Monday, 11 August 2014

EBOLA:  Scavenger  of  humans

The purpose of this article is to inform my readers with as much information that I can obtain about this terrible disease.
The Ebola virus belongs to the filovirus family of diseases and it is comprised of five distinct species: Zaïre, Sudan, Côte d’Ivoire, Bundibugyo and Reston. Zaïre, Sudan and Bundibugyo species have been associated with the recent large Ebola haemorrhagic fever.

Viral haemorrhagic fevers (VHF) are characterized by fever and bleeding disorders and all can progress to high fever, shock and death in a great many cases. Signs and symptoms of VHFs include (by definition) fever and increased susceptibility to bleeding (bleeding diathesis). Manifestations of VHF often also include flushing of the face and chest, small red or purple spots (petechiae), external and internal bleeding, swelling caused by edema, low blood pressure (hypotension), and shock. Malaise (feeling of bodily discomfort)  muscle pain (myalgia), headache, vomiting, and diarrhea occur frequently. It is a myth that the organs liquefy. The severity of symptoms varies with the type of virus, with the “VHF    syndrome” capillary leaks, bleeding diathesis (makes the body susceptible to certain diseases) and circulatory weakness leading to shock) appearing in a majority of patients with filovirus hemorhhagic fevers.
Different hemorrhagic fever viruses act on the body in different ways, resulting in different symptoms. In most VHFs, it is likely that several mechanisms contribute to symptoms, including liver damage, disseminated intravascular coagulation (DIC), and bone marrow dysfunction. In DIC, small blood clots form in blood vessels throughout the body, removing platelets necessary for clotting from the bloodstream and thereby reducing the clotting ability of blood. DIC causes internal bleeding in Ebola fevers.
The reasons for variation among patients infected with the same virus are unknown but the viruses stem from a complex system of virus-host interactions. Dengue fever (which causes severe pain in the head, eyes, throat, muscles and joints) becomes more virulent during a second infection by means of the weakness of antibodies that fight infections.

After the first infection, macrophages display antibodies on their cell membranes specific to the dengue virus. By attaching to these antibodies, dengue viruses from a second infection are better able to infect the macrophages, thus reducing the immune system’s ability to fight off infections.
Medical researchers have hypothesized that the first patient become infected through contact with an infected animal; probably fruit bats.  After the first case-patient in an outbreak setting was infected, the virus was transmitted in several ways.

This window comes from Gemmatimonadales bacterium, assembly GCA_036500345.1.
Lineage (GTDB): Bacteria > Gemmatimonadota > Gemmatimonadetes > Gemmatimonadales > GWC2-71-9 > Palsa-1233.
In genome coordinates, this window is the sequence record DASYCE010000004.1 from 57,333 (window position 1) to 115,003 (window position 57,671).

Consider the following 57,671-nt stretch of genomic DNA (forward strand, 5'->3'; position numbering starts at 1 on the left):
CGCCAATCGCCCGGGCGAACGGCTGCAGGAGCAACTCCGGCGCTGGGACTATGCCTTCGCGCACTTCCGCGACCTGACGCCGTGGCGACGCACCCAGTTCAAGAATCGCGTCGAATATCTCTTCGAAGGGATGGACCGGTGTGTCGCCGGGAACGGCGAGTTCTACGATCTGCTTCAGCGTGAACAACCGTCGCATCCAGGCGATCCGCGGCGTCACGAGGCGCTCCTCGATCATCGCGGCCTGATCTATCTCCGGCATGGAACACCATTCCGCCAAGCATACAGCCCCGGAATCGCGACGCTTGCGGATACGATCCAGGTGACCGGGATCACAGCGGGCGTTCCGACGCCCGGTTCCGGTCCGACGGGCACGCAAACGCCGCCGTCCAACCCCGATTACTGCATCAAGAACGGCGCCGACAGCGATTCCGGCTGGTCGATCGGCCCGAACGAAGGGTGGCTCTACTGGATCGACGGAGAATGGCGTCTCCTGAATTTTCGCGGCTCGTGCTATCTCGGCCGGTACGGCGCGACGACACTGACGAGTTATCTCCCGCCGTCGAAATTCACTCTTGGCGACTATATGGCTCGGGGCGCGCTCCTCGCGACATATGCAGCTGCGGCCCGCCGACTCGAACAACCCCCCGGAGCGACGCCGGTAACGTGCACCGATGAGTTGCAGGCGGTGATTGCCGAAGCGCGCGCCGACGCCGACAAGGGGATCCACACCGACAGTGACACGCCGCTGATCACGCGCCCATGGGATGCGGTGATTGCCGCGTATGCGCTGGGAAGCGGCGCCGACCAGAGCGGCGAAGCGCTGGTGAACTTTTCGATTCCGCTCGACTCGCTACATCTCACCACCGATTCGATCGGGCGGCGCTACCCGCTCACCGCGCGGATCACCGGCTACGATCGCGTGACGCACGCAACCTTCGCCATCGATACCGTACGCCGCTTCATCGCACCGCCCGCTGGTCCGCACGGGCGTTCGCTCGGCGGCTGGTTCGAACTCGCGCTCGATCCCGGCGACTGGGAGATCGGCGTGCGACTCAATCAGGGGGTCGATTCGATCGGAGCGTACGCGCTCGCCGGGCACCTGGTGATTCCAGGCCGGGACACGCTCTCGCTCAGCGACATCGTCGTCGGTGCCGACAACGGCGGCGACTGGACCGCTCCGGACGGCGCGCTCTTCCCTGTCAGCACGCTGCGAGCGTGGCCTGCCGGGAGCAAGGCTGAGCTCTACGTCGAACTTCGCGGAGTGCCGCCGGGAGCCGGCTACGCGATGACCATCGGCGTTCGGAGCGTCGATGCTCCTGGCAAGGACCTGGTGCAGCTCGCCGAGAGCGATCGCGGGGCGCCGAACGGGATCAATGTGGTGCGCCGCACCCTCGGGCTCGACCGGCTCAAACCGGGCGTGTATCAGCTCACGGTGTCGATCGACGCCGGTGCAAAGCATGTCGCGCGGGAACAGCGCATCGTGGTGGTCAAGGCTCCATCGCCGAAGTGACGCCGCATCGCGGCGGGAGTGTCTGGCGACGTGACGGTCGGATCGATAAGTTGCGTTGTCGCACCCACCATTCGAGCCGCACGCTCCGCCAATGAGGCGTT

People can be exposed to Ebola virus from direct contact with the blood and/or secretions of an infected person. Thus, the virus is often spread through families and friends because they come in close contact with such secretions when caring for infected persons. People can also be exposed to Ebola virus through contact with objects, such as needles, that have been contaminated with infected secretions. Burial ceremonies where mourners have direct contact with the body of the deceased person by washing their bodies can play a significant role in the transmission of Ebola. Nosocomial transmission refers to the spread of a disease within a health-care setting, such as a clinic or hospital. It occurs frequently during Ebola outbreaks.

After a person becomes infected with the Ebola virus, it begins to multiply within the body. On average, Ebola virus symptoms begin to appear four to six days after the person has become infected. The period between infection and the start of symptoms is called the incubation period for the virus. The Ebola incubation period can be as short as 2 days or as long as 21 days, depending on the body’s ability to fight infection.

Ebola is characterized by the sudden onset of fever, intense weakness, muscle pain, stomach pain, headache, dry hacking cough, sore throat and vomiting. This is often followed diarrhea, rash, impaired kidney and liver function, and in some cases, both internal and external bleeding. Some patients develop hiccups. Laboratory findings show low counts of white blood cells (which fight disease) and platelets as well as elevated liver enzymes. (proteins).

I should point out that simply because someone is suffering from one or several signs of these illnesses doesn’t necessarily mean that they are suffering from Ebola. Although that disease is contagious if someone has it and you exchange bodily fluids such as having intercourse with that person or you touch the skin of someone who is suffering from  Ebola and who is sweating, it is not likely you will catch the disease since the virus is not airborne.